Shane Robinson - a stupendous solar success
20 January 2012

Image: Shane Robinson, Joanne Robinson and baby Zach Oliver Robinson on location in Tokelau.


Editor's note: This is the ninth in a series of stories about people who were raised on the Sunshine Coast who are making a successful mark in the world of their chosen vocations. Some are residents of the Coast while others have left to pursue their dreams.

Shane Robinson is in the process of casting a long shadow on the Earth through his company Powersmart Solar. A graduate of Elphinstone Secondary School in Gibsons, Robinson and his two partners, Dean Parchomchuk and Mike Bassett-Smith, were recently awarded a $7 million contract with the New Zealand government to change the power on three atolls from diesel to solar power.

In an email interview with Robinson, his obvious passion for the environment and the natural world were most evident. Reached on the evening of Dec. 23, as his wife Joanne went into labour with their first son, Zach, Robinson was most forthcoming on his hopes for the world.

He had fond memories of his days at Elphi and wrote of two teachers in particular who influenced him.

"Mr. Heffey was a great social studies teacher. His passion for his job and his students was an inspiration. Mr. Allegretti was also a great sciences teacher and I really enjoyed his classes (especially keeping tracking of how much chalk ended up on his face during a lecture)," Robinson shared.

After graduating from Elphi in 1997, Robinson went on to the University of Victoria. His field of study, design electrical engineering, heavily influenced his career choice. The co-op program created a passion in Robinson for alternate fuel choices.

He ultimately ended up in New Zealand when he and then girlfriend Joanne DePap reached a compromise on where in the world they wanted to live.

Originally from Armstrong, Joanne was living in Maui when Robinson graduated. Because of the lack of jobs in his field and the difficulty he would have had getting a work visa, moving to Hawaii was not in the cards for him. On the other hand, Joanne did not want to go back to Vancouver. The deciding factor that swayed the pair was the surfing and lifestyle, so off they went to the Southern Hemisphere.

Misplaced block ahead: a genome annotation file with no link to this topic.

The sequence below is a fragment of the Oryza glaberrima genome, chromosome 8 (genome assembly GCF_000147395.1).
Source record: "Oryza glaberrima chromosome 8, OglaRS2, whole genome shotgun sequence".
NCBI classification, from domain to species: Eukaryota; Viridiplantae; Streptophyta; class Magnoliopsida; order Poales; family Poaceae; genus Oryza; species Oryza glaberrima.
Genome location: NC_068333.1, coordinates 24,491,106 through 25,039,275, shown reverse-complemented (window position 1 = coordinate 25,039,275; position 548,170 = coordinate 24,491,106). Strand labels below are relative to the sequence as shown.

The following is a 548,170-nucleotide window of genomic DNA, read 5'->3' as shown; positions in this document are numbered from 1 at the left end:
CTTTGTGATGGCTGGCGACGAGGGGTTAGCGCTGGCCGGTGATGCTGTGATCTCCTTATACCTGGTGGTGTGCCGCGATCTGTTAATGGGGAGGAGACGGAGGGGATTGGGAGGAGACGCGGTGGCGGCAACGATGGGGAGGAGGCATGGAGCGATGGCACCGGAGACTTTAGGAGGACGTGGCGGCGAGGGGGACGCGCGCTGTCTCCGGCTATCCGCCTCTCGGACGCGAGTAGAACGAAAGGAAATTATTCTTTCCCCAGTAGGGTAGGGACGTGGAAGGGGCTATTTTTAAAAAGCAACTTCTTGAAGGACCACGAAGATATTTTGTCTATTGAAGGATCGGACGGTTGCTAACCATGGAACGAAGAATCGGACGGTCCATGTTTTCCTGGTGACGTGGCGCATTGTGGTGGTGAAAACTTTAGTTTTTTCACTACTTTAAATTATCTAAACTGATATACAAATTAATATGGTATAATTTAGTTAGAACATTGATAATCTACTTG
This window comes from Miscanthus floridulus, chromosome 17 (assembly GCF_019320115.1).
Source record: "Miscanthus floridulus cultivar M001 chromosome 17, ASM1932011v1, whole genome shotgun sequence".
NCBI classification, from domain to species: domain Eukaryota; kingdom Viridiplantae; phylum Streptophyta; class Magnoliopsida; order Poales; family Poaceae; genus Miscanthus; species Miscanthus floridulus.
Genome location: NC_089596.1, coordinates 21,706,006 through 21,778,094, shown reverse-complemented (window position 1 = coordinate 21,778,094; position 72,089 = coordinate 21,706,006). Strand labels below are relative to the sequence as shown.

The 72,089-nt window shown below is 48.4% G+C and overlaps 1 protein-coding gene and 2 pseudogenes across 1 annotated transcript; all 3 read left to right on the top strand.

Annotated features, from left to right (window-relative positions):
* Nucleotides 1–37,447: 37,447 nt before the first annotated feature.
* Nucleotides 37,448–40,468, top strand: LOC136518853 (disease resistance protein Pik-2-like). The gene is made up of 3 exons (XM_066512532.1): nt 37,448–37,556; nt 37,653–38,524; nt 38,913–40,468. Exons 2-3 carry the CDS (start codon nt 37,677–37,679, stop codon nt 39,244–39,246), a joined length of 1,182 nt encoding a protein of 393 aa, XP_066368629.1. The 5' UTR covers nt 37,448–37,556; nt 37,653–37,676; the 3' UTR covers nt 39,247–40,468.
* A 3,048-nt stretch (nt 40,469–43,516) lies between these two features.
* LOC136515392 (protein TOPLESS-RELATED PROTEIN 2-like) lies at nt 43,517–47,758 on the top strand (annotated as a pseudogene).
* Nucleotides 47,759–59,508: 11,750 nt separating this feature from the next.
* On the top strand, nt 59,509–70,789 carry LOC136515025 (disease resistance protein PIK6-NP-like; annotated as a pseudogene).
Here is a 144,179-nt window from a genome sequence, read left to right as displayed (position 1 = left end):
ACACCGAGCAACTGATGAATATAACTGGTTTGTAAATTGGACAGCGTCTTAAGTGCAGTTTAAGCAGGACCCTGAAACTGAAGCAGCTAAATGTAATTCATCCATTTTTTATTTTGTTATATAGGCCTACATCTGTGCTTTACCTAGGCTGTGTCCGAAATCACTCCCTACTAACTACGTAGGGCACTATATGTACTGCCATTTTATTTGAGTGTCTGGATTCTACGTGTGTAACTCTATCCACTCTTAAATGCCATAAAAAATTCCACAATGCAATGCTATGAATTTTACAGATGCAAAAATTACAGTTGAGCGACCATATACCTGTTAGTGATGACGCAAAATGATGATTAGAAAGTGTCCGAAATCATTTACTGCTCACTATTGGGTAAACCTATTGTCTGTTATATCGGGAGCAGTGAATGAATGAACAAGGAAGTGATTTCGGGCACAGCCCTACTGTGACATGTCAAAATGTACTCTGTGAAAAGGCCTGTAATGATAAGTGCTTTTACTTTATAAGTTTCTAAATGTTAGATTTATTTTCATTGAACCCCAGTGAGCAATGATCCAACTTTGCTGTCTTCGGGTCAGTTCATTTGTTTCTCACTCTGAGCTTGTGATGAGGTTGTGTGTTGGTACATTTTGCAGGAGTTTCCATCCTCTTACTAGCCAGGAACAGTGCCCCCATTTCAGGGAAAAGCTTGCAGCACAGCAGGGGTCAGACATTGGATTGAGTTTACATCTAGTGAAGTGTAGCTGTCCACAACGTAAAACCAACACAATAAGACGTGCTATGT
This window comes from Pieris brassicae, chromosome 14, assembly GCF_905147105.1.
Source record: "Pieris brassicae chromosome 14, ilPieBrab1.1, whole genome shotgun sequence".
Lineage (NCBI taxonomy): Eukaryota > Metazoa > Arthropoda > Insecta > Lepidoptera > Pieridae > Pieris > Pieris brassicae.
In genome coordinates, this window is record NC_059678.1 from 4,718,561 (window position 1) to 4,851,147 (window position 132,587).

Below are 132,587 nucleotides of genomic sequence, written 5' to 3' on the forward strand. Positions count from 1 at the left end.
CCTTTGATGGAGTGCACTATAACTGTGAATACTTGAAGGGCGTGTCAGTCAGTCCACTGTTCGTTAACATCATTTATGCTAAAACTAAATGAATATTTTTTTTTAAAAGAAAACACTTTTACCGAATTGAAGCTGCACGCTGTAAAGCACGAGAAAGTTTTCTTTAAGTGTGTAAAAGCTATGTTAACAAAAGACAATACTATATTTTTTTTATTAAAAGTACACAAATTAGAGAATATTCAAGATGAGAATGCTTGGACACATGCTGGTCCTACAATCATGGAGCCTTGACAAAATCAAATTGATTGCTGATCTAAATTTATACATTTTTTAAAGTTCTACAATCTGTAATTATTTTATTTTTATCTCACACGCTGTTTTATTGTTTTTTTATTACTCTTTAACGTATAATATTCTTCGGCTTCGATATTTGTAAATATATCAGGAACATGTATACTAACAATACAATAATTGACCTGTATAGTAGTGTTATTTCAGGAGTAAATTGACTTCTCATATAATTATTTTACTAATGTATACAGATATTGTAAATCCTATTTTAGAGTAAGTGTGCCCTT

The New Zealand government's commitment to Powersmart Solar made news in South Africa at the time of the United Nations climate talks in Durban last month.

If all goes as planned with the switch to solar power, the three tiny atolls located halfway between New Zealand and Hawaii will become the world leaders in the least reliability on fossil fuels.

By September of this year the solar system designed by Robinson's firm will provide 90 per cent of the atolls' energy needs, with the rest supplied by homemade coconut oil. The tiny New Zealand protectorates have the most to lose from climate change. The rising sea level threatens to swamp the atolls.

In an interview with The Guardian newspaper in Durban, the leader of the Tokelau micro-state (one of the three atolls) with a population of 1,500 people, said that his tiny country would become the number one leader in carbon emission savings and renewable energy in the world — a strategy that's not coming a moment too soon. According to the leader, his island is already suffering from extreme weather, storm surges, droughts and many other weather related calamities.

Lest we think that only tiny islands a world away will benefit by the technology offered by Powersmart Solar, Robinson is quick to extol the uses the power could have in B.C.

Right now we are dependent on hydro generation. But that could change in our favour, Robinson said.

"Most people don't know this, but B.C. is actually a net importer of electricity. During the night, the coal-fired stations in the U.S. have too much power and it takes too long to slow/shut them down. We pretty much take the electricity off of them for free. During the day, they have trouble meeting the peak demand, so we open up the dams and sell them electricity at an exorbitant rate. Additional grid-connected solar capacity in B.C. would allow us to sell more power to the U.S. during the day, making BC Hydro more money and ultimately keeping B.C.'s rate for consumed power low," Robinson explained.

The other benefit to our province would be a reduced dependence on expensive diesel fuel by remote B.C. communities.

Robinson with his partners started his company out of his living room and their garage in 2007. He's thrilled with their success to date.

"To see our project mentioned on an international stage is huge validation in the process we've made and the work we have done. Hopefully this is the first project of many to get international attention," he said.

For his proud parents, Christine and Wayne Robinson who live in Gibsons, there isn't much question that will happen.

For more information, go to the website and see how a Coaster is changing our world.


"We have never had a project go so smoothly, they finished two weeks ahead of schedule."

Dan Udy - Director: Udy Group